A new archeological study has revealed that the ancient Babylonians managed to plot Jupiter’s course on the night sky long before medieval astronomers. The study conducted by Mathieu Ossendrijver proves that Babylonian mastered astronomical calculus before Europeans.
- The method of calculating the trajectory of planets was thought to have been invented in the 14th century by Oxford scholars;
- The clay tablets spoke of a celestial body called the “White Star”;
- This method of calculation takes into account time and velocity;
- Historically speaking, the method was invented somewhere between 350 and 50 BC in Babylon.
According to more traditional theories, the geometrical calculus necessary to plot Jupiter’s trajectory was invented in the 14th century by a group of mathematicians from Oxford. Ossendrijver’s recent approach demonstrated that not only geometrical calculus precedes Christianism, but that the Babylonians were the first to discover it.
Mathieu Ossendrijver is an astrophysicist working at the University of Berlin. In 2014, the astrophysicist got particularly interested in a couple of photos send by a retired archeologist, who was specialized in Assyriology. The pictures depicted several clay tablets, each of them no bigger than two-by-two inches.
The scientist soon realized that all the tablets had something in common, a leitmotif of sort, by the name of the “White Star”. After extensive research, the scientists discovered that the elusive star mentioned by the tables was actually Jupiter and that all the tablets actually contains guidelines on how to calculate the position of the planet, using a trapezoid-like graphic.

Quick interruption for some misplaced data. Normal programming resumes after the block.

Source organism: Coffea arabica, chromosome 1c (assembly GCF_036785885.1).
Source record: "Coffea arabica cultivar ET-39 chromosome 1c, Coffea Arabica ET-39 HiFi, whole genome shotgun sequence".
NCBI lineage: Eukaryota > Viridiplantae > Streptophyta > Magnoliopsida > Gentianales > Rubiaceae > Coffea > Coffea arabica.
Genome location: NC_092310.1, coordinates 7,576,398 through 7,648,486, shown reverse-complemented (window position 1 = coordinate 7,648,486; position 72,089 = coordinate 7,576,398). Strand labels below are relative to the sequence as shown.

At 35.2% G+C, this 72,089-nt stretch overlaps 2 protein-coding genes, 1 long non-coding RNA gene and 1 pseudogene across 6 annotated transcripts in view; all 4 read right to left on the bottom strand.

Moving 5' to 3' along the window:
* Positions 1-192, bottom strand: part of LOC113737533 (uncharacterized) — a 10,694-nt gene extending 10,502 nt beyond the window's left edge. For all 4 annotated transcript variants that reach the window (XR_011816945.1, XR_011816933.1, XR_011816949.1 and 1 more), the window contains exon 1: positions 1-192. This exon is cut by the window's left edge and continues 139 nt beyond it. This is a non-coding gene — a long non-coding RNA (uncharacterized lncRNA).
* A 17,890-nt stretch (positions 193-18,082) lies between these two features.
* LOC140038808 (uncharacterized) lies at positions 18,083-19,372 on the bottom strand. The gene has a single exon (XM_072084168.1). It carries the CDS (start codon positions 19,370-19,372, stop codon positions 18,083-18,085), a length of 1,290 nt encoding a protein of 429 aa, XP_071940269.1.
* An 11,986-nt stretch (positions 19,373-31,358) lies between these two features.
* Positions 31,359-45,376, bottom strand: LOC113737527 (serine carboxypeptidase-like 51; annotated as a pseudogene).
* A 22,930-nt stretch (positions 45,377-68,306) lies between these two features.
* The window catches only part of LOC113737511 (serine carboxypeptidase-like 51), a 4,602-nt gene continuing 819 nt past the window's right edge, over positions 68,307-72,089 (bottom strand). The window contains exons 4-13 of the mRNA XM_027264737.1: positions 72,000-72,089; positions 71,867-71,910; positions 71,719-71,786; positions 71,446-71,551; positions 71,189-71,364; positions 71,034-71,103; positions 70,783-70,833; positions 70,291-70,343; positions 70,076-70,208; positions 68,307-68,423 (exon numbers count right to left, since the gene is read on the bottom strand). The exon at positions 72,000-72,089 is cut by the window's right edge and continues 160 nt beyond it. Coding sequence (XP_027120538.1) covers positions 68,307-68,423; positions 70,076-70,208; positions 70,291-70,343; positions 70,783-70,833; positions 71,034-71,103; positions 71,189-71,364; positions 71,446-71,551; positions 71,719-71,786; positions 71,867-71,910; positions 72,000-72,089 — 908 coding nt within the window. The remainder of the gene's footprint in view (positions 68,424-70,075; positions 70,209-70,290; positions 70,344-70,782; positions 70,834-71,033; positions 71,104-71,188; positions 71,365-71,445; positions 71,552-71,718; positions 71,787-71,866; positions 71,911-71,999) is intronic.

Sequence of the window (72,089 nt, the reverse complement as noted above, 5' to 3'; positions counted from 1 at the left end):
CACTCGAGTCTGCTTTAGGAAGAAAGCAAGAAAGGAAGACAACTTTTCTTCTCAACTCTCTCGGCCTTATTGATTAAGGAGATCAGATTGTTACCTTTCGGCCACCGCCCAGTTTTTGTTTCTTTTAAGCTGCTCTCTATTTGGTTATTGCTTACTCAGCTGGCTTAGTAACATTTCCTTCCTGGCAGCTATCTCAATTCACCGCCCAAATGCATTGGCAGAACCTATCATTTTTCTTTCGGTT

His discovery was so astounding, that it determined historians to reconsider the chronology of science. The ancient tablet proves that geometrical calculus was not invented in the 14th century by the Oxford scholars, but 1400 years ago by the scholars from Babylon.
Ossendrijver also declared that one of the clay tablets was crucial to understanding the rest. Basically, the first tablet could very well be considered another Rosetta stone. After deciphering the rest of the tablets, the scientist has figured out that the ancient Babylonians used complex mathematical computation in order to determine the position of the planet.
Bottom line idea is that the Babylonians were the first to calculate the position of a planet by taking into the velocity of the celestial object and the time it takes to complete a full crossing of the sky. The graphic resulting from using this method of calculation resembles an upside down trapezoid. When asked about the method, the scientist argued that the Babylonians discovered a simple method to calculate the position of a planet, somewhere between 350 and 50 B.C.
A recent study has proved that ancient Babylonians mastered astronomical Calculus before Europeans, thus shifting the chronology of geometrical calculus by approximately 1.400 years. In regards to the clay tablets, Ossendrijver said that no tablet mentioned the name of Jupiter. All of them spoke about how to calculate the trajectory of a certain star called the “White Star”.